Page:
This week, the CoinGeek Weekly Livestream focused on the audience questions, with Kurt Wuckert Jr. delving into what Bitcoin is, how we would measure value in a fiat-less Bitcoin world, the adoption curve and why we’re still early in blockchain, and more. He also talked about the “Kurtspiracy,” but as he posed, is it really a conspiracy if everything can be proven?
What are 5 questions that you REALLY wish you could ask about bitcoin? Something you don't understand, or you wsh someone would clarify for you?
Please retweet even if you don't respond, but I would love to hear what's on your mind. So would @alex_moon89
— Kurt | GorillaPool.com 🍌🍌 (@kurtwuckertjr) July 29, 2022
What is Bitcoin?
While it’s the most basic question in the blockchain world, it’s also easily the most complex. We can blame Satoshi Nakamoto for not being much clearer on this one.
“He used the word ‘Bitcoin’ to describe the protocol, used it to describe the network, and then used it to describe the currency within the network,” Kurt said.
However, in more simplistic terms, Bitcoin is “an unbroken chain of digital signatures.” But even this comes with its own controversy, specifically on what a chain of digital signatures is. The advent of soft forks made this an even more controversial topic.
Soft forks date back almost a decade, with the Pay-to-Script-Hash (P2SH) fork. They changed how Bitcoin works such that it could accept transactions without valid Bitcoin signatures. This was the foundation for SegWit, and despite the BTC faction’s brainwashing, it’s not a valid Bitcoin signature, but rather a representation of one. Basically, SegWit asks users to believe that the signature exists and has been observed.
Still, on Bitcoin fundamentals, Kurt delved into yet another popular question—what happens when there’s no more block reward to be mined?
This is a major challenge for the BTC faction, and they have been scrambling to come up with a solution—any other possible solutions— except the most obvious one, increasing the block size. As Kurt noted, the first miners would get 50 Bitcoin for each block, and since then, developers have been working to take the ecosystem back to those glory days.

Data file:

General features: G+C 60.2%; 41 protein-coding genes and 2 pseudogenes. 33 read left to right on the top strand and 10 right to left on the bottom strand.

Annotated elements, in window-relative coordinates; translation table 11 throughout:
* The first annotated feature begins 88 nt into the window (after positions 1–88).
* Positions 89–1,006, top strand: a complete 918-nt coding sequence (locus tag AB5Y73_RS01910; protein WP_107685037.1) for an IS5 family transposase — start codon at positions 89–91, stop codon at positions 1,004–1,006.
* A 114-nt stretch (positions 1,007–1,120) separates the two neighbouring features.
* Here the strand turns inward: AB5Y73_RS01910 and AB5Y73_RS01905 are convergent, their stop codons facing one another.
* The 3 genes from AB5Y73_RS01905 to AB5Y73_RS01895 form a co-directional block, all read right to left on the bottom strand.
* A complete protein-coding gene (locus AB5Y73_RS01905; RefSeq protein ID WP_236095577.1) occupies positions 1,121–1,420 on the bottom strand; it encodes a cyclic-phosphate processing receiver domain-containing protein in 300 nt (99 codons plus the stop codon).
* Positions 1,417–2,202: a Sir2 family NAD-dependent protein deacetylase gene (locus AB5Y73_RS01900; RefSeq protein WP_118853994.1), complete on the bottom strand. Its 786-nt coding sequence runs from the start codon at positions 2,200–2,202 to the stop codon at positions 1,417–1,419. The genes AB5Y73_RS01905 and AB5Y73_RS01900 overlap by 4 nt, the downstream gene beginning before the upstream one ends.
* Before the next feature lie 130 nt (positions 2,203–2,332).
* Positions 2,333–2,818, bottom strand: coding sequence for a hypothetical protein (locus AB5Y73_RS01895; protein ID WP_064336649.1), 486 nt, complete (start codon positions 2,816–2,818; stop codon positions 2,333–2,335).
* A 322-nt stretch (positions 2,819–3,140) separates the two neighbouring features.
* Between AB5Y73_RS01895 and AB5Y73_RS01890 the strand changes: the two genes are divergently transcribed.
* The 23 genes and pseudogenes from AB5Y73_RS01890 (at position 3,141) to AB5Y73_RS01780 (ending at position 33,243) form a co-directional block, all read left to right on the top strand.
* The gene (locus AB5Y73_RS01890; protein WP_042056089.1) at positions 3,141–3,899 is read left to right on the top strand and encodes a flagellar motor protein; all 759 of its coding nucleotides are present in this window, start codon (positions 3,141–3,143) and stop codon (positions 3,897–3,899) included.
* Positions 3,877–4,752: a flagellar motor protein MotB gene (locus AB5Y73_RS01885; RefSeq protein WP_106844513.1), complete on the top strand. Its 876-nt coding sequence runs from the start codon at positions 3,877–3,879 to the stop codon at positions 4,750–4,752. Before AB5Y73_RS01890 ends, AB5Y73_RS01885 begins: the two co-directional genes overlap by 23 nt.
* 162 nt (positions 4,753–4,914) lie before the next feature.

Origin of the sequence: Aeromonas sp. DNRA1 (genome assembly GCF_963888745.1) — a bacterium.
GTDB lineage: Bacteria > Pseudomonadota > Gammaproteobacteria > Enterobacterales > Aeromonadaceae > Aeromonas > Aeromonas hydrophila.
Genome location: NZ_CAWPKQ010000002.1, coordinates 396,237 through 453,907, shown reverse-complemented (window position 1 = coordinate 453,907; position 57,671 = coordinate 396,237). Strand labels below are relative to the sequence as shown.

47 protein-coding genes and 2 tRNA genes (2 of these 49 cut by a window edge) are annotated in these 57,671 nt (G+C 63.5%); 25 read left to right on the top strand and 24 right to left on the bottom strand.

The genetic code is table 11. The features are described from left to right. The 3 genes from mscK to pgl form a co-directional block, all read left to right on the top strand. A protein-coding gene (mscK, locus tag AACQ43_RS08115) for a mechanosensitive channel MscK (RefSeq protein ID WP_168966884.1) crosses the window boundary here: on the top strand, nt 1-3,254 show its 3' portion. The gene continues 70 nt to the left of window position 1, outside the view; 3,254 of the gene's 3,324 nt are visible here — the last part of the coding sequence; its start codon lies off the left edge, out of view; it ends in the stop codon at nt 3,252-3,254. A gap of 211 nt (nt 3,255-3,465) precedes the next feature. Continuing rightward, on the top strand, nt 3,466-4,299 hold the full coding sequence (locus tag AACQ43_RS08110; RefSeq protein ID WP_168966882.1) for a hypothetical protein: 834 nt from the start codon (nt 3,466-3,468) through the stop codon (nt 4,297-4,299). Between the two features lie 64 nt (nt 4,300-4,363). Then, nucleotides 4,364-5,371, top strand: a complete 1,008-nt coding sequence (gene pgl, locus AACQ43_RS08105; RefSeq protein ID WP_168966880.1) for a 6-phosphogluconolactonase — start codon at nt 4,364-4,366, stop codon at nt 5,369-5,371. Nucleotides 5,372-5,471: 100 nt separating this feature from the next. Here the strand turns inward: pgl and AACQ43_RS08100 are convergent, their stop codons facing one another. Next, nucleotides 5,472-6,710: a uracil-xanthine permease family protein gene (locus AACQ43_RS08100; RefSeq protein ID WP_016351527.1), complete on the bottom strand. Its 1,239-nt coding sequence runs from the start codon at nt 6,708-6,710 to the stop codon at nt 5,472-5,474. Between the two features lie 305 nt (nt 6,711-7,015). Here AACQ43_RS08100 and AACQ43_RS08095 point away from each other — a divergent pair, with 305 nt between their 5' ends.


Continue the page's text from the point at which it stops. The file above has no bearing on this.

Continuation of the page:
“The only way to fit sufficient transactions into a block to get to 50 Bitcoin, is for the block size to be big enough to hold that many transactions. If we don’t do that, Bitcoin fails.”
The Bitcoin Standard
We live in a fiat world, and while Bitcoin continues to get more adoption, we still measure value (even that of Bitcoin) in fiat terms. So, when will this change and transition into the Bitcoin standard?
How does a 1 #BTC = 1 BTC look where there is no FIAT.
In a world where BTC is the only money accepted how is money creation and distribution managed?
I'll stop there for now.
— cryptoGOAT (@cryptoTAOG) July 29, 2022
One of the great hurdles to the Bitcoin standard is volatility, Kurt observed. The value of an item could be 0.1 BSV today and 0.3 BSV tomorrow, making it an unsuitable payment method. But this is a liquidity problem, and it stems from the fact that not enough people use it for commerce.
There’s another way, however. Think about gold—you don’t pay for your groceries in gold, but the precious metal has historically been critical to the global financial system.
“You could do the same thing with Bitcoin. You could create a standard by which Bitcoin is a measurement of value, with the dollar being valued at a certain amount of Satoshis,” Kurt noted.
Kurt also responded to other questions, such as why there is a need for a Bloomberg Terminal-like application for the Bitcoin world, why 13 years isn’t a long time for the adoption of a new technology (this is how long it’s been since Satoshi launched Bitcoin), the RelayX NFTs and the presence of scams in its ecosystem and much more.
The Q&A wouldn’t be complete without Kurt delving into the ‘Kurtspiracy,’ however.
“It’s not a conspiracy, it’s just the truth. It’s verifiable,” Kurt remarked.
The Kurtspiracy is the unmasking of the shady links between the BTC big dogs and the global financial giants, from Mastercard and PayPal to the World Economic Forum (you can read all about it here).
Recognizing the great disruption that Bitcoin could cause in the financial sector, which would decimate their business models, these giants knew that they either had to control Bitcoin or destroy it. They went with the former and have been bringing all the major decision-makers in the blockchain ecosystem under their payroll.
This web is wide, way wider than you would imagine. It stretches from the obvious puppets like Blockstream and Lightning Labs to exchanges like Kraken and Coinbase (NASDAQ: COIN) to the moneymen like the Digital Currency Group to even the influential media like Coindesk and podcasters like Peter McCormack.
True to their ambition, the Mastercard mafia has managed to limit Bitcoin, starting with ensuring that BTC doesn’t increase its block size.
Check out the previous episodes of CoinGeek Weekly Livestream on YouTube.
Watch the BSV Global Blockchain Convention Dubai 2022 Day 1 here:
Watch the BSV Global Blockchain Convention Dubai 2022 Day 2 here:
Watch the BSV Global Blockchain Convention Dubai 2022 Day 3 here:
New to Bitcoin? Check out CoinGeek’s Bitcoin for Beginners section, the ultimate resource guide to learn more about Bitcoin—as originally envisioned by Satoshi Nakamoto—and blockchain.